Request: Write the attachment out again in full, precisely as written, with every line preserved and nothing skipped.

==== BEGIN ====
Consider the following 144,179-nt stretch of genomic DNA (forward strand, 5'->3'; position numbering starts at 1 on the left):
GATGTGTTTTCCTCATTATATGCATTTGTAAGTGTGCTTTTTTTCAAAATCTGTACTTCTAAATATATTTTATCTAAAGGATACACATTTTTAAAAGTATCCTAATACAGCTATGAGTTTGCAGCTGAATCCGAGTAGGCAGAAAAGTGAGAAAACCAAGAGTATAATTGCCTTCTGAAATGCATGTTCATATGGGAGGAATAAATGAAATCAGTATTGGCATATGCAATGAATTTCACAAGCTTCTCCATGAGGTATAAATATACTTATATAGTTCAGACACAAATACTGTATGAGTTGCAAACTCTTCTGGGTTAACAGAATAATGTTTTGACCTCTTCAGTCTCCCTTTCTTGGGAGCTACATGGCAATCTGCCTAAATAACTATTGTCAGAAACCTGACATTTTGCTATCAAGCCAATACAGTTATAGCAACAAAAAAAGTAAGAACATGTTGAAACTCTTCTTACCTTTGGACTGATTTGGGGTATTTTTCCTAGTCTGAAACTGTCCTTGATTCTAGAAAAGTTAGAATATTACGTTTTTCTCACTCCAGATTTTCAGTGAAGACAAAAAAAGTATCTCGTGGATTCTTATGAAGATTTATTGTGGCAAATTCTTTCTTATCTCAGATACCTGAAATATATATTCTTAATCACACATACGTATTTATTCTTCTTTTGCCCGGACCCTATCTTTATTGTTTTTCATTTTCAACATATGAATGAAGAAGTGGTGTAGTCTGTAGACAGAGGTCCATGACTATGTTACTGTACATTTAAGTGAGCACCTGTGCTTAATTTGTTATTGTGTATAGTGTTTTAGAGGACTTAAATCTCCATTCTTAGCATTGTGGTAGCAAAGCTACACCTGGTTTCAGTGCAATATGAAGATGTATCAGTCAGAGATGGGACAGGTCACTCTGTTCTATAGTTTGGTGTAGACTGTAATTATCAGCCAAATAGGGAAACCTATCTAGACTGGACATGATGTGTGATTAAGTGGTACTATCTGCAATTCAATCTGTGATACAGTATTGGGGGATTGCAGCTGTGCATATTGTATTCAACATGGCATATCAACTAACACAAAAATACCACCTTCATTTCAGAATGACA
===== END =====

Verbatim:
Consider the following 144,179-nt stretch of genomic DNA (forward strand, 5'->3'; position numbering starts at 1 on the left):
GATGTGTTTTCCTCATTATATGCATTTGTAAGTGTGCTTTTTTTCAAAATCTGTACTTCTAAATATATTTTATCTAAAGGATACACATTTTTAAAAGTATCCTAATACAGCTATGAGTTTGCAGCTGAATCCGAGTAGGCAGAAAAGTGAGAAAACCAAGAGTATAATTGCCTTCTGAAATGCATGTTCATATGGGAGGAATAAATGAAATCAGTATTGGCATATGCAATGAATTTCACAAGCTTCTCCATGAGGTATAAATATACTTATATAGTTCAGACACAAATACTGTATGAGTTGCAAACTCTTCTGGGTTAACAGAATAATGTTTTGACCTCTTCAGTCTCCCTTTCTTGGGAGCTACATGGCAATCTGCCTAAATAACTATTGTCAGAAACCTGACATTTTGCTATCAAGCCAATACAGTTATAGCAACAAAAAAAGTAAGAACATGTTGAAACTCTTCTTACCTTTGGACTGATTTGGGGTATTTTTCCTAGTCTGAAACTGTCCTTGATTCTAGAAAAGTTAGAATATTACGTTTTTCTCACTCCAGATTTTCAGTGAAGACAAAAAAAGTATCTCGTGGATTCTTATGAAGATTTATTGTGGCAAATTCTTTCTTATCTCAGATACCTGAAATATATATTCTTAATCACACATACGTATTTATTCTTCTTTTGCCCGGACCCTATCTTTATTGTTTTTCATTTTCAACATATGAATGAAGAAGTGGTGTAGTCTGTAGACAGAGGTCCATGACTATGTTACTGTACATTTAAGTGAGCACCTGTGCTTAATTTGTTATTGTGTATAGTGTTTTAGAGGACTTAAATCTCCATTCTTAGCATTGTGGTAGCAAAGCTACACCTGGTTTCAGTGCAATATGAAGATGTATCAGTCAGAGATGGGACAGGTCACTCTGTTCTATAGTTTGGTGTAGACTGTAATTATCAGCCAAATAGGGAAACCTATCTAGACTGGACATGATGTGTGATTAAGTGGTACTATCTGCAATTCAATCTGTGATACAGTATTGGGGGATTGCAGCTGTGCATATTGTATTCAACATGGCATATCAACTAACACAAAAATACCACCTTCATTTCAGAATGACA